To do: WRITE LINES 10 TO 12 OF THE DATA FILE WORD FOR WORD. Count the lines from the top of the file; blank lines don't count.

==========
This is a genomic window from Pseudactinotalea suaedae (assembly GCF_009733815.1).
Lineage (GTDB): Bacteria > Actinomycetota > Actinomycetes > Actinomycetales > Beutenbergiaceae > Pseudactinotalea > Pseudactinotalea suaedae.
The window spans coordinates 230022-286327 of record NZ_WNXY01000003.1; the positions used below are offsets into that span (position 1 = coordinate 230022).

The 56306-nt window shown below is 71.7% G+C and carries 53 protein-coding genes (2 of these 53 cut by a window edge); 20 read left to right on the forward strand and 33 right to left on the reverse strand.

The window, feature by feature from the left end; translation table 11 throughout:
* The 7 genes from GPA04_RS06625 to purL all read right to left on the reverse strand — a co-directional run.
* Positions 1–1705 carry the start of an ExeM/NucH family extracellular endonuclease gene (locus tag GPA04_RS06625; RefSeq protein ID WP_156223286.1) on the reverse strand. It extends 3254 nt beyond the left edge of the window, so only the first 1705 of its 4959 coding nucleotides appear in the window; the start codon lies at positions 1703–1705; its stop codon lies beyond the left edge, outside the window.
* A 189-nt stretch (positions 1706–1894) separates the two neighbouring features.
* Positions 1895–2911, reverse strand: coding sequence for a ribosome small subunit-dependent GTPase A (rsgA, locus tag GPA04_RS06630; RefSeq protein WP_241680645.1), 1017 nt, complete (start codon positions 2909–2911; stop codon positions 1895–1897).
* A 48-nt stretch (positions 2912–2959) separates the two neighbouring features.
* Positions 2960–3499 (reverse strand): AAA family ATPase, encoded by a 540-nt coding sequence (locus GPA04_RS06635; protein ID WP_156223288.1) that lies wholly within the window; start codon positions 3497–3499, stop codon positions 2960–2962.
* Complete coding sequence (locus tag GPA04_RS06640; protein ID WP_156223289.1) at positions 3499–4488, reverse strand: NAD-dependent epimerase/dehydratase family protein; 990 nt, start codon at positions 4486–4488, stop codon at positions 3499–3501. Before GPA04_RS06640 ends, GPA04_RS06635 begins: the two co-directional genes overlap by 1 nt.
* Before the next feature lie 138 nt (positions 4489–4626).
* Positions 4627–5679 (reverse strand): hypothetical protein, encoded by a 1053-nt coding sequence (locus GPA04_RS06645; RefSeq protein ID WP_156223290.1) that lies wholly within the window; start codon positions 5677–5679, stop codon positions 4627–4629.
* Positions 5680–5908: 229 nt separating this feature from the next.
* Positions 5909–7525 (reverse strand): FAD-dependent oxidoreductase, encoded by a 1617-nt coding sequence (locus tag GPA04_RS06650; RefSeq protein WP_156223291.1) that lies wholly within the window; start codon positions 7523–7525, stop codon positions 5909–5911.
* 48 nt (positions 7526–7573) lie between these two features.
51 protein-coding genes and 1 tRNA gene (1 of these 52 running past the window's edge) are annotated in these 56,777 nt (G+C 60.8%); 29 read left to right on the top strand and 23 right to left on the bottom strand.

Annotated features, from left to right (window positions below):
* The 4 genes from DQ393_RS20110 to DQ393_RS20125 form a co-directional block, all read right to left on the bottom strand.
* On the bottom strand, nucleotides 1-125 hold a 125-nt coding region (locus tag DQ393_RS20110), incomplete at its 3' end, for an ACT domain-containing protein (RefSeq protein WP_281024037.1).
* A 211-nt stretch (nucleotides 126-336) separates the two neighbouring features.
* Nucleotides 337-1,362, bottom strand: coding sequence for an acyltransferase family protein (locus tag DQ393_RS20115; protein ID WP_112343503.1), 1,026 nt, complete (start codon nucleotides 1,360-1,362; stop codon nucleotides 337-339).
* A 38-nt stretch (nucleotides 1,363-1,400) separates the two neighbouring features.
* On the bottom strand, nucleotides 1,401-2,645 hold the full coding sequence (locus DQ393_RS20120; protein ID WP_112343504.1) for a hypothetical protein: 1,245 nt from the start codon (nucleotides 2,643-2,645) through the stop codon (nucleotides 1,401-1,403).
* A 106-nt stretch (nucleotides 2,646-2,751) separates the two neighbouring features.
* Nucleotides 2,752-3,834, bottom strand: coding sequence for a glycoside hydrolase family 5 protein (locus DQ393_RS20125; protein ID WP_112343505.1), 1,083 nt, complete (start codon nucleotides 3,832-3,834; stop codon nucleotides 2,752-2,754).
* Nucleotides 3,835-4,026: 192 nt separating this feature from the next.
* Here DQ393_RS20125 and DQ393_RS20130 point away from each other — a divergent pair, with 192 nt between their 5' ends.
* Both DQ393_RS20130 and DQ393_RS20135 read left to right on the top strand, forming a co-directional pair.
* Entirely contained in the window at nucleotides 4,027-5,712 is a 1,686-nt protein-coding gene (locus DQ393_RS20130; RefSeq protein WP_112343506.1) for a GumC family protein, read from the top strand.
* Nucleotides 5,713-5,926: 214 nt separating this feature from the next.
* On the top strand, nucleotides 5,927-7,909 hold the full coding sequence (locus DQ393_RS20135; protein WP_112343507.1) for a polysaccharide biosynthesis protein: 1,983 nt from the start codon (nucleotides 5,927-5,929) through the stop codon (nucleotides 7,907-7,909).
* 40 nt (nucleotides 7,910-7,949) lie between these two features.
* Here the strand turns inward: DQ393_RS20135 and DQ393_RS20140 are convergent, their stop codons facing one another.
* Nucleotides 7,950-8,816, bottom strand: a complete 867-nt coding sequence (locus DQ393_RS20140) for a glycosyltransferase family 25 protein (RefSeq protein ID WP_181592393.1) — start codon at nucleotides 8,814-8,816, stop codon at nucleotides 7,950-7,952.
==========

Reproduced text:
* A 48-nt stretch (positions 2912–2959) separates the two neighbouring features.
* Positions 2960–3499 (reverse strand): AAA family ATPase, encoded by a 540-nt coding sequence (locus GPA04_RS06635; protein ID WP_156223288.1) that lies wholly within the window; start codon positions 3497–3499, stop codon positions 2960–2962.
* Complete coding sequence (locus tag GPA04_RS06640; protein ID WP_156223289.1) at positions 3499–4488, reverse strand: NAD-dependent epimerase/dehydratase family protein; 990 nt, start codon at positions 4486–4488, stop codon at positions 3499–3501. Before GPA04_RS06640 ends, GPA04_RS06635 begins: the two co-directional genes overlap by 1 nt.